By Liam Casey in Toronto
Ontario will perform thousands more surgeries in private facilities in an effort to tackle the growing backlog , senior government sources said Friday,a move some said wasn’t necessary.
The sources — who were not authorized to speak ahead of an announcement set for next week –said the province will expand existing independent health facilities’ capacities in its first phase of surgical health-care reform.
The first phase will focus on expansion of cataract surgeries, the sources said, followed by a second phase that expands into low complex orthopedic surgeries like knee and hip replacements as well as diagnostic tests.
The goal is to take low acuity, low complexity surgeries outside the beleaguered hospital system, the sources said.
On Wednesday, Premier Doug Ford hinted at the move, saying the province needs independent health facilities to address the growing surgical backlog and assured patients they will not have to pay out of pocket for them.
Ford said it would be “simple stuff, not complicated: knee replacements, hip replacements, cataracts.”
“These are no-brainers that are backlogging the health-care system,” he said.
The sources said the move won’t take doctors and nurses out of the hospital system and that the independent health facilities will have to provide staffing plans to ensure the hospital system is not negatively affected.
They also said the government will also introduced a centralized wait-list system in order to make the new surgical system more efficient.
Health Minister Sylvia Jones announced last summer the government’s intention to perform some surgeries outside of the hospital system.
The registrar of the College of Physicians and Surgeons of Ontario, the province’s regulatory body for doctors, said it told the government many months ago that stand-alone surgical centres needed to be connected to the hospital system to “ensure continuity of care and patient safety.”
“We also shared that this wasn’t the solution to the health care crisis and would further tax our health human resources shortages and further increase wait times for more urgent hospital-based care,” Dr. Nancy Whitmore said in a statement.
“We have not recently been engaged in the conversation and were not informed that this was being announced or implemented.”
In November, Ontario Health’s chief medical director Dr. Chris Simpson said the provincewide surgical backlog stood at 250,000 surgeries.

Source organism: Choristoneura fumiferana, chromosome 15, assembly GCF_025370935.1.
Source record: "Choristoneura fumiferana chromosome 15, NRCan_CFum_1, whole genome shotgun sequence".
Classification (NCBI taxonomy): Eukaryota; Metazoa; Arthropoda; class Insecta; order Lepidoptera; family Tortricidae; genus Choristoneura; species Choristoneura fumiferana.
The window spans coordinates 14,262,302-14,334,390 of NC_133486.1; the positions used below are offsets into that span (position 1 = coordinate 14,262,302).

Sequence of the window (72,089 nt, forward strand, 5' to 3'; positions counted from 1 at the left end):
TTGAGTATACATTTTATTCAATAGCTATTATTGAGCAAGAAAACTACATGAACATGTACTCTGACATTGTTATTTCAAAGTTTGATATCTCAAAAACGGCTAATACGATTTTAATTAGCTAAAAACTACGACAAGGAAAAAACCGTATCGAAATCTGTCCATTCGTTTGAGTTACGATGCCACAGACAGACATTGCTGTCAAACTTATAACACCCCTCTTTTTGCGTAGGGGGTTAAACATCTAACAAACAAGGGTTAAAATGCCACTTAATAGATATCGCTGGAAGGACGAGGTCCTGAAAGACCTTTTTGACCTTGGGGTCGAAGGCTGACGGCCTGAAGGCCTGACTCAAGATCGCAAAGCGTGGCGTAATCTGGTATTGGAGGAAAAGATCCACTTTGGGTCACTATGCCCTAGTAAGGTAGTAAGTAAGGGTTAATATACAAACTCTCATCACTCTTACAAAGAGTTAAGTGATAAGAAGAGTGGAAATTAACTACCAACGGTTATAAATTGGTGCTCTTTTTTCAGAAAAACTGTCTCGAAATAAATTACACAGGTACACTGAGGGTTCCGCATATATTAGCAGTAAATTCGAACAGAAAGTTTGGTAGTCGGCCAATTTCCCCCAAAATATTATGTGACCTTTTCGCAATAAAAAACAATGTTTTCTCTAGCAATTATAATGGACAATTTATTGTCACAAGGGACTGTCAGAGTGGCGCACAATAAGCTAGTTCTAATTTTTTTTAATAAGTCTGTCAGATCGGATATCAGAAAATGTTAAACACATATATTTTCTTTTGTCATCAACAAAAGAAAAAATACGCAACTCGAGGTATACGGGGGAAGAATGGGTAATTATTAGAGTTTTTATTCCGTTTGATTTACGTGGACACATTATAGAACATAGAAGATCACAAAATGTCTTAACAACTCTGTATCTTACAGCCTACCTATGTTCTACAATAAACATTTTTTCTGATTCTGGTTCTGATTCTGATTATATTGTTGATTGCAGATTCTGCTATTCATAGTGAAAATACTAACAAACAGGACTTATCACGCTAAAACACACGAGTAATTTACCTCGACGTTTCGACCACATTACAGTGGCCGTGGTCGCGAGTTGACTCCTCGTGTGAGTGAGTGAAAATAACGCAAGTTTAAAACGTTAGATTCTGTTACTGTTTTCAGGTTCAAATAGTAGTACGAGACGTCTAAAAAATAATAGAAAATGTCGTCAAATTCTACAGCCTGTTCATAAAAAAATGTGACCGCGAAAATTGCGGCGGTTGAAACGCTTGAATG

It’s a similar number to before the pandemic, he said, but people are now waiting longer to get those surgeries – about 45 per cent are waiting longer than the clinically determined benchmark.
Dr. Michael Warner, director of the ICU at Michael Garron Hospital in Toronto, said new physical centres for surgeries aren’t necessary given the vast majority of operating rooms across the province are available on evenings and weekends.
“That’s not because of limited demand, that’s because of the inability to staff those rooms,” he said.
“The surgeons and nurses have to come from somewhere. I’m not sure why we would create new facilities and then, in theory, pull staff out of the public hospital system to provide those services to patients in a private facility when we have the operating rooms, the recovery spaces already in existence.”
He also cautioned about the upselling that occurs in some independent health facilities such as the ones that provide cataract surgeries.
“In cataract surgery, you can get the OHIP lens for free,” he said.
“Some patients are offered different lenses for different reasons, and there’s no market control over how much the patient can be charged for that lens.”
He said patients aren’t in a position to negotiate with a doctor or clinic because they are not surgeons and do not know enough about the various options available.
“I don’t think that doctors or clinics should be making margin on different hardware if the surgical technique for inserting that hardware and doing the procedure is the same as the OHIP-funded procedure,” he said.
Banner image: ICU resident Dr. Mark Von Allmen performs a procedure on a patient in the intensive care unit at the Humber River Hospital, in Toronto on Tuesday, January 25, 2022. THE CANADIAN PRESS/Nathan Denette
This report by The Canadian Press was first published Jan. 13, 2023.